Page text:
- ‘Breaks’ is the total number of fractures to the ribs and not the number of ribs fractured, e.g. 2 fractures in 1 rib scores 2.
- For ‘sides’, unilateral fractures scores 1 and bilateral 2.
- Age is factored with different age groups scoring between 0 and 4.
- Seen with sternal fractures and blunt deceleration injuries#
- Can be asymptomatic or some have chest pain or right ventricular dysfunction. Tachycardia and Raised JVP
- CK and Troponin may be elevated
- ECG may be some changes - sinus tachycardia, ectopic, BBB, ST and T wave changes, ST elevation.
- If unstable arrhythmias or hypotension admit to CCU or HDU and monitor and get an Echocardiogram
- FBC, U&E, LFT, Amylase, Lactate, ABG, ECG, CK, Troponin
- CT Traumogram chest
A 3D CT reconstruction of the chest wall
- ABC, Oxygenate (Unless COPD) 94-98% and analgesia. Identify and treat any tension pneumothorax with decompression and chest drain.
- Regular PO analgesia / NSAIDs if not CI ? PPI. Analgesic ladder
- Paracetamol 1 g 6h PO/IV
- Ibuprofen 400 mg 8h + PPI
- Lidocaine plaster 5%
- MST 5 mg 12 h PO
- Oramorph 10-20 mg PO PRN or Dihydrocodeine 30 mg 4h PRN
- Consider Gabapentin PO
- Lignocaine patch 5%
- Consider others e.g. Gabapentin
- IF RFS > 5 then also consider Morphine PCA: contact anaesthetics
- If RFS > 10: Involve on call physio, consider regional anaesthesia such as thoracic epidural or paravertebral block which will need an INR and platelet check first. Discuss need for ITU with ITU SPR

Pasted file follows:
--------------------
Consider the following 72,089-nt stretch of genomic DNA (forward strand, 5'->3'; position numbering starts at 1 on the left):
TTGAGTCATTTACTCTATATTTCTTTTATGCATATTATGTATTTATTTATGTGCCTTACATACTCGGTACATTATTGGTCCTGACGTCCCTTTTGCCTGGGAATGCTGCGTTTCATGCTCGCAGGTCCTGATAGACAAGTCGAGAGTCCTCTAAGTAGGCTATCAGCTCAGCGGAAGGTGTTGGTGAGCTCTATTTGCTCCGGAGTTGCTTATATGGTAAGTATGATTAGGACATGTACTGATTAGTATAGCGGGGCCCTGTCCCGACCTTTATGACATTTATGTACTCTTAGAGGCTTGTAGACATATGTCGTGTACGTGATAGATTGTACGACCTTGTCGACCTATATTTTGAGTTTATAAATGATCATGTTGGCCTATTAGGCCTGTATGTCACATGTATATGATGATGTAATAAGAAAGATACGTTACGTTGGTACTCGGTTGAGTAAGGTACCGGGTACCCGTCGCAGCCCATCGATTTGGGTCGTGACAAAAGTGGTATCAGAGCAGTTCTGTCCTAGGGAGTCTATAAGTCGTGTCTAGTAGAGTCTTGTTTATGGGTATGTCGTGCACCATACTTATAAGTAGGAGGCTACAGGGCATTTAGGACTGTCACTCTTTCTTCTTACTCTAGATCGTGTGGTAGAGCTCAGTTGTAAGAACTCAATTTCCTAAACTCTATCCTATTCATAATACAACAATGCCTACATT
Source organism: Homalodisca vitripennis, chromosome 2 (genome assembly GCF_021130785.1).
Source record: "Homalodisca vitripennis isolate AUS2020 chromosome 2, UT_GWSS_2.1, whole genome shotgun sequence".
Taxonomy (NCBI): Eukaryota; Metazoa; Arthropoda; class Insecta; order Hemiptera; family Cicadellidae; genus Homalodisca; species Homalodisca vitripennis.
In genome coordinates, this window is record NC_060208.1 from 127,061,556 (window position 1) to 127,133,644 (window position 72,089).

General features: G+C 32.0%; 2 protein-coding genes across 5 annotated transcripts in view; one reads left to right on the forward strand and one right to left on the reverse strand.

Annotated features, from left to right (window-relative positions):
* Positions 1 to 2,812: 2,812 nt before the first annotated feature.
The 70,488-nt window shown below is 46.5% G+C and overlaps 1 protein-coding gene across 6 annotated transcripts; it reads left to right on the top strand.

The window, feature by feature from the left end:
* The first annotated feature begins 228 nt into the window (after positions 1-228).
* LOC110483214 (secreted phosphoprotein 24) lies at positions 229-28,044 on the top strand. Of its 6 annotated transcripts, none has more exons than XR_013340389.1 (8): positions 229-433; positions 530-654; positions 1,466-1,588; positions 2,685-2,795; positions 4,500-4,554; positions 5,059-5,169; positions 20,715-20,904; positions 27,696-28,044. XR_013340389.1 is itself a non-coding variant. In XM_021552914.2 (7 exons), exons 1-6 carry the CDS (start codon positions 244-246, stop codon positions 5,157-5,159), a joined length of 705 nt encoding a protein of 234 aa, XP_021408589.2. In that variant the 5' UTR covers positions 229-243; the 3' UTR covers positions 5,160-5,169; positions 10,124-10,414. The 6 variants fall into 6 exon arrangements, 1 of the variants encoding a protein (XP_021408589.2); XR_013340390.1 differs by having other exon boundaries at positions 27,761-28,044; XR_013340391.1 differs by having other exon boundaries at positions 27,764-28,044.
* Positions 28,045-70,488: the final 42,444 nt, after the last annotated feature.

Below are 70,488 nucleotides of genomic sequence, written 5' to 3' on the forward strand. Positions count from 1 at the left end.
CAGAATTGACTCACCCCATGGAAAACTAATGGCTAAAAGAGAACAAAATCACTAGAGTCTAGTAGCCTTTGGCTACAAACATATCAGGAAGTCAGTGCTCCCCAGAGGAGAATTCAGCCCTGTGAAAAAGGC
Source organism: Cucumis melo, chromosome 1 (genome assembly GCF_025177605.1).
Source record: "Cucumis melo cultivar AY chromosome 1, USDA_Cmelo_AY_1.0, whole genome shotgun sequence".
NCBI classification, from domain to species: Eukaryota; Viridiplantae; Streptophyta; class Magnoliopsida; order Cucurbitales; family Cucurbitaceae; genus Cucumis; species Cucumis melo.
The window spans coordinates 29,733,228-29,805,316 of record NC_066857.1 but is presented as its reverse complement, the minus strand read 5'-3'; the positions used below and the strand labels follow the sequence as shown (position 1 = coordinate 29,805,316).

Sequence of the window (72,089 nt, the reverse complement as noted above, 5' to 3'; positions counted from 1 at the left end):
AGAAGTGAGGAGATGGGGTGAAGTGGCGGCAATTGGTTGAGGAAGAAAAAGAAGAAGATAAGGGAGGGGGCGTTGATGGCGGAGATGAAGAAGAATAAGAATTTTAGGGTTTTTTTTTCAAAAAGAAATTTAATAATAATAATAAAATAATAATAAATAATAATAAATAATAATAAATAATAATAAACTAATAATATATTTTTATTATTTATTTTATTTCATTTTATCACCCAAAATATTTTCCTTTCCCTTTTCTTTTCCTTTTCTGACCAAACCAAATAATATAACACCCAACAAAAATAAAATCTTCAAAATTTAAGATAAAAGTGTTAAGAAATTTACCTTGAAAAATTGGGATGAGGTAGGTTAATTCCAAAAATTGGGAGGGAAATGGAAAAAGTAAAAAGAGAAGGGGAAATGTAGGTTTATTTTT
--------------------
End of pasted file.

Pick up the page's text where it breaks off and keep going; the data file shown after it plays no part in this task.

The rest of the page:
- Respiratory Physio especially if RFS>7 and/or unable to cough or take a deep breath to be seen in less than 8 hrs.
- Refer to critical care if
- RFS 10 or more
- Flail chest or rib fractures with pneumothorax
- Clinical deterioration
- SpO2 <94%, RR >30
- FiO2 requirements 40% and/or increasing
- Presence of significant respiratory or cardiac disease
Surgical Repair of Flail Chest
- Indicated for Intubated patients with a flail chest, respiratory failure, and prolonged ventilation, or non-intubated patients with a flail with deteriorating pulmonary function, are now considered for operative fixation.
- The aim is to stabilize the chest to restore pulmonary mechanics and reduce pain
- Uses and those who are likely to benefit
- Patients with higher rib fractures
- Multilevel or bilateral fractures
- Flail chests, intercostal drains
- Functional respiratory compromise secondary to pain benefit most from epidurals
- Patient refusal
- Spinal cord injury
- Epidural or spinal cord haematoma
- Thoracic vertebral body fracture
- Spinal injury awaiting assessment
- Coagulopathy (platelets <50×109 litre-1, INR>1.5)
- Local infection or sepsis
- Allergy to local anaesthetic
- Lack of experience as technically challenging to insert, with a risk of dural puncture or spinal cord injury.
- Inability to position patient due to associated injuries
- Severe traumatic brain injury
- Unstable lumbar or cervical spinal fractures
- Anticoagulant therapy
- Platelet count 50–100 × 109 litre-1
- Adverse effects
- If opioids used, urinary retention and pruritus.
- Motor block and are unable to mobilize with an epidural in situ.